Posted on by JoannaReply
Achieving Sustained Cost Reduction – Brad Power – Harvard Business Review(tags: shared)Dagbladet Information launches crowd-sourced think tank – Editors Weblog(tags: shared)New Statesman – The path to "ethical journalism" starts hereIt should be a source of shame that big online publishers — including one of the biggest, the Mail Online- – are as a matter of course not linking to sources.(tags: journalism hhldn ethics)Who does all the text messaging? Young adults by far.(tags: shared)A network infrastructure for journalists online | Online Journalism Blog(tags: shared)GeekWire » Four ideas from news geeks that all geeks should know about » GeekWire(tags: innovation, tools)
Posted in Uncategorized | Leave a reply

Have you ever re-tweeted a link without reading it first?

Posted on by JoannaReply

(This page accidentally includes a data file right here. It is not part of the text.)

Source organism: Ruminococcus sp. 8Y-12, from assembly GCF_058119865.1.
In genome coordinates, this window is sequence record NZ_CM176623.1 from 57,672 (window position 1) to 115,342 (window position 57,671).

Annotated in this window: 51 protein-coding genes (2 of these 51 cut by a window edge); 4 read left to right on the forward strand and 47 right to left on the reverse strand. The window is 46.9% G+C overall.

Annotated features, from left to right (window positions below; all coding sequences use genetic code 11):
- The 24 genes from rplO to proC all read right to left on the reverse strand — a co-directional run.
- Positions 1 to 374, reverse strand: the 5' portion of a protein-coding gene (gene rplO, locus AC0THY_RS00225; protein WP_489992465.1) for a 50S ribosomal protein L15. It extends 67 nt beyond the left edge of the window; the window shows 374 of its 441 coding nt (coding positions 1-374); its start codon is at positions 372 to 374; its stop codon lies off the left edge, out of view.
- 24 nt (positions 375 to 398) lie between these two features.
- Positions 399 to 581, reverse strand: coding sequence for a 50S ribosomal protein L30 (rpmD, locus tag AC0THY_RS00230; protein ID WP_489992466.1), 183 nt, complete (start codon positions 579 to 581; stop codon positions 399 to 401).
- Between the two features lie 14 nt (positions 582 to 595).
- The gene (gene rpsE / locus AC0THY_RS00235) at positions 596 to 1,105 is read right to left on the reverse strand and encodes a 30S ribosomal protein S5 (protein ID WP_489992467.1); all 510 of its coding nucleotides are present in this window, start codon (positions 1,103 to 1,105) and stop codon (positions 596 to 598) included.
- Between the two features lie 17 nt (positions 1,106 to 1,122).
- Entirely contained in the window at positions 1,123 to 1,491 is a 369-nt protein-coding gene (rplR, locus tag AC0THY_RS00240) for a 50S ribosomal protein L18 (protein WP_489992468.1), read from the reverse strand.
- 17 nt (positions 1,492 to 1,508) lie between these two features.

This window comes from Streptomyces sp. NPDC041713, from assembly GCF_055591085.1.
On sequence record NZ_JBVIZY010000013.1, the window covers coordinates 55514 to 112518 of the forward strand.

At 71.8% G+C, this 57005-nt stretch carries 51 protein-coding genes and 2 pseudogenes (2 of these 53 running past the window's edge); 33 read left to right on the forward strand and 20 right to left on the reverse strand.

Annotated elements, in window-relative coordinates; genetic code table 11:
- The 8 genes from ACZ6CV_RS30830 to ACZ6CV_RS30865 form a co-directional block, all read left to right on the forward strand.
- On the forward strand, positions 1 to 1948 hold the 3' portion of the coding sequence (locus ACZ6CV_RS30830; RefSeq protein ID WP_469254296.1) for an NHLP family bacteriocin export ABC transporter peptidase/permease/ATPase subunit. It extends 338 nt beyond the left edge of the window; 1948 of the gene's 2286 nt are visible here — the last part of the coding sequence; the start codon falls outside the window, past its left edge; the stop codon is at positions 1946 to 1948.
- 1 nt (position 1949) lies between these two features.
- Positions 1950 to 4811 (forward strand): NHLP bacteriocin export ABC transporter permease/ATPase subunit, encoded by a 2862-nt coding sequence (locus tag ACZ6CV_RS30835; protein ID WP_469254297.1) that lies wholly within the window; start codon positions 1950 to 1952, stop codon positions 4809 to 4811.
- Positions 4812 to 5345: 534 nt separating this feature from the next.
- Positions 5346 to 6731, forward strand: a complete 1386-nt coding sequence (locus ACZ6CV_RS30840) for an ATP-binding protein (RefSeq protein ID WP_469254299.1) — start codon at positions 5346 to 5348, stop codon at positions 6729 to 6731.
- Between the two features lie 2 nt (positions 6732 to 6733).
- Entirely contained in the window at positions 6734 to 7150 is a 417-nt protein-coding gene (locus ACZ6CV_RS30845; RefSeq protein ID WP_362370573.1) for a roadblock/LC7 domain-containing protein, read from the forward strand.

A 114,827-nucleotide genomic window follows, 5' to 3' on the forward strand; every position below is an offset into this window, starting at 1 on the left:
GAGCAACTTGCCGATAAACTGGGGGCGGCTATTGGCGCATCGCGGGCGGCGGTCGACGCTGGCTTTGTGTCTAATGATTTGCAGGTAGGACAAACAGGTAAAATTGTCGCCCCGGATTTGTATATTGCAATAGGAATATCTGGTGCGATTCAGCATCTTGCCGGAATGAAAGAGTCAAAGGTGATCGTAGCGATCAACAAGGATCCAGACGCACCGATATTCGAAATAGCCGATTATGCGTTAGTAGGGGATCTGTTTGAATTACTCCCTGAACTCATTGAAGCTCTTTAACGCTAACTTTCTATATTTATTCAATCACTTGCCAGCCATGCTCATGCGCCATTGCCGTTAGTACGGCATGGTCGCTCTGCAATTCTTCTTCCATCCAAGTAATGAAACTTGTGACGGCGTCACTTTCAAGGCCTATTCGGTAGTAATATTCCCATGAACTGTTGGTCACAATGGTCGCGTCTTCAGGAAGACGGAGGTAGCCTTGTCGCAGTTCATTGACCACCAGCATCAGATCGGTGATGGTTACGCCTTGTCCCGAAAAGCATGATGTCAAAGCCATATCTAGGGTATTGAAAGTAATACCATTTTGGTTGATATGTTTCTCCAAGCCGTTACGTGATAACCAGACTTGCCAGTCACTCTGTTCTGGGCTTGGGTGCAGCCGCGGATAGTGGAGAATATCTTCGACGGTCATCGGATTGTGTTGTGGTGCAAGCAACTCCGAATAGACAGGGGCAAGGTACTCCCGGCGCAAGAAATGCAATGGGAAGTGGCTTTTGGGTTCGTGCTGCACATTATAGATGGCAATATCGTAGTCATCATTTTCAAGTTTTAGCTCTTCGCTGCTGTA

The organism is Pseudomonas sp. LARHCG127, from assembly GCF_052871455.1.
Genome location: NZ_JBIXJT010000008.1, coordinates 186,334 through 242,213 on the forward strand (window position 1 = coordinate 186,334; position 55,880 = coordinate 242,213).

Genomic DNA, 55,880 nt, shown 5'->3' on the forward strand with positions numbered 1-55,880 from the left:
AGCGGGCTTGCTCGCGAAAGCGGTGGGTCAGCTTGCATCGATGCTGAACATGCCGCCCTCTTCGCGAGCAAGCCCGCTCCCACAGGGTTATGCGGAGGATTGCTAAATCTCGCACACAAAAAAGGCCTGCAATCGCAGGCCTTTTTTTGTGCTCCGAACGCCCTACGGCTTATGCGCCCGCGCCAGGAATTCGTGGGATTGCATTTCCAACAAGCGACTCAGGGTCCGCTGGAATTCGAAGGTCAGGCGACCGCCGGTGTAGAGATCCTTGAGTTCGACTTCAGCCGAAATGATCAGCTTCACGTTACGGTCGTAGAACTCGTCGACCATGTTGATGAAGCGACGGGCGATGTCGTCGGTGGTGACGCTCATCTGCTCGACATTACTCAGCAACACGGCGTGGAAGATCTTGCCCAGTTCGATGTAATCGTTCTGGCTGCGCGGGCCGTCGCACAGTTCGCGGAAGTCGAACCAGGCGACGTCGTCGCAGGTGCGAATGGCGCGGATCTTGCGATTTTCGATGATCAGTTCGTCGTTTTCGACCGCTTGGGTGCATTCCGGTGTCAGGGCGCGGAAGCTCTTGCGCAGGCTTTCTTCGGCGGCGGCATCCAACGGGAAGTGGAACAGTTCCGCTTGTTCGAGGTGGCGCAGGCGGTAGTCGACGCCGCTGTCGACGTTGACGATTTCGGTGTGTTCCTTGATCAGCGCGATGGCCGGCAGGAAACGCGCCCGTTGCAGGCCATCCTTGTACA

OK, be honest, who here has ever re-tweeted a link on Twitter based on the headline and without actually reading the article it links to?timesjoannaSeptember 26, 2011@timesjoanna may or may not have done that once or twice!RobChesworthSeptember 26, 2011@timesjoanna I have in the past, but am now more careful and read before retweeting.iantilsedSeptember 26, 2011@timesjoanna nope, never. I only retweet if I think it’s an unmissable article – difficult to gauge from a headline, regardless of source.CCDigitalSeptember 26, 2011@timesjoanna I will sometimes retweet if I like the look of the article and trust the source before actually reading it in full.niltiacSeptember 26, 2011@timesjoanna I genuinely don’t think I ever have. Definitely before fully reading it thoughDRMacIverSeptember 26, 2011@timesjoanna I bookmark many links in twitter favourites file to read later.garethoconnorSeptember 26, 2011@timesjoanna I make a point to make sure the link is good before retweeting. And I do either read the article or star them to be read later.niltiacSeptember 26, 2011@timesjoanna When training people in writing for social media I always stress the importance of describing the content in the tweet…..sookioSeptember 26, 2011@timesjoanna …otherwise they have no reason to open it, read it or share it. People will RT on the strength of text alone.sookioSeptember 26, 2011Do I do it? I admit I have been known to retweet @timesnewsdesk without checking the link – especially if they’re breaking a story.timesjoannaSeptember 26, 2011@timesjoanna Matt Drudge – the mother of all retweeters – puts links up much faster than he could have read themTomWhitwellSeptember 26, 2011@timesjoanna Never with one exception: opting in to @TheNextWeb’s function for Twitter news #retweetinglinkssuellewellynSeptember 26, 2011@timesjoanna I’ve retweeted more than than once based on a headline!jackyhoodSeptember 26, 2011@timesjoanna not without at least skimming itcatnipSeptember 26, 2011@timesjoanna Sometimes, but only if I know the person tweeting has a reliable track record of posting solid stories.BigTastyBurgerSeptember 26, 2011@timesjoanna I very very seldom retweet without reading (usu. trusted source). Virtually always I’ll read thoroughly before RTing.ElrikMerlinSeptember 26, 2011@timesjoanna Yes, sometimes – but only If I’m sure the source wouldn’t link to garbage..johnhenrySeptember 26, 2011@timesjoanna I very very seldom retweet without reading (usu. trusted source). Virtually always I’ll read thoroughly before RTing.ElrikMerlinSeptember 26, 2011@timesjoanna perhaps once or twice when I was young and guileless.. especially if the comment tickled a funny bone. Or my wife asked me to.myphonedealsSeptember 26, 2011@timesjoanna YES! I trust the individual, recognise the validity of the story and happy to endorse their reputation, they posted orig tweet!MattWarrenerSeptember 26, 2011@timesjoanna No but I have retweeted a quote without checking it was genuine. Felt very embarrassed.nicgibbSeptember 26, 2011@timesjoanna Never. No way. I’d always read the link first.jeremyheadSeptember 26, 2011@timesjoanna my biggest mistake, only read top part of article, retweeted, end of it had nasty content was notified deleted tweet right awayMaziSeptember 26, 2011@timesjoanna I haven’t made the retweet without reading mistake for some time. I’d rather check it over first.Sarah_BookerSeptember 26, 2011@timesjoanna I have occasionally if I trust the tweeter and I can read the URL – don’t tend to do it any more though – not good practicesleepydogSeptember 26, 2011@timesjoanna very rarely, but I have done it…patrickhadfieldSeptember 26, 2011@timesjoanna I did it once and that @jonathanhaynes gave me a right telling off.malcolmcolesSeptember 26, 2011@timesjoanna all the time. of course.brianwhelanhackSeptember 26, 2011@timesjoanna I do it all the timeSophieCamSeptember 26, 2011@timesjoanna guiltily, perhaps once or twice, from trusted sources. That’s bad I know!shellbrysonSeptember 26, 2011@timesjoanna Puffles does it all the time, but only frm sources Puffles reasonably trusts & under House Rule 3 – 26, 2011@timesjoanna Yes. I felt shame.flashboySeptember 26, 2011@timesjoanna Yup, definitely guilty of thatkaty_birdSeptember 26, 2011@timesjoanna yeah I have – *shameface* – but from ‘good’ people if you see what I mean. I do generally go back and read afterPatrickRiotSeptember 26, 2011@timesjoanna yep guilty as charged! But usually know & trust authorLouiseTeboulSeptember 26, 2011@timesjoanna yes but only from trusted sources (eg newspapers etc)Petercampbell1September 26, 2011I have never done that @timesjoanna – which is why I always end up working late, I spend too much time reading articles!NeilSmallwoodSeptember 26, 2011@timesjoanna Surely if anyone says they’ve never done that then they’re lyingpatrickjprSeptember 26, 2011@timesjoanna Occasionally but usually only from trusted friends and with loose prior knowledge of the story, but trying to kill the habit.alexwaltersSeptember 26, 2011@timesjoanna Genuinely never. Will always at least have a cursory read to make sure it’s what I think it is, or looks a bit silly.katbrown82September 26, 2011@timesjoanna I have I fear. #smackwristMontagueBrenchSeptember 26, 2011@timesjoanna I haven’t, but I think it’s fairly common.JosephStashSeptember 26, 2011@richardtuffin @timesjoanna Sometimes because by the time I validate the article, I’ve lost the original tweet in my timeline.Wolfie_RankinSeptember 26, 2011@timesjoanna When I first started. Rapidly learned not to. Happens to me all the time tho. RTs happen within seconds of me tweeting.edyong209September 26, 2011@timesjoanna I haven’t, but I know many people do since I’ve had a lot of RTs on headlines with broken links on a work account before.minifigSeptember 26, 2011@timesjoanna It amazes me someone hasn’t taken advantage and done a rickroll.carolinehonourSeptember 26, 2011@timesjoanna You’re suppose to click on the links?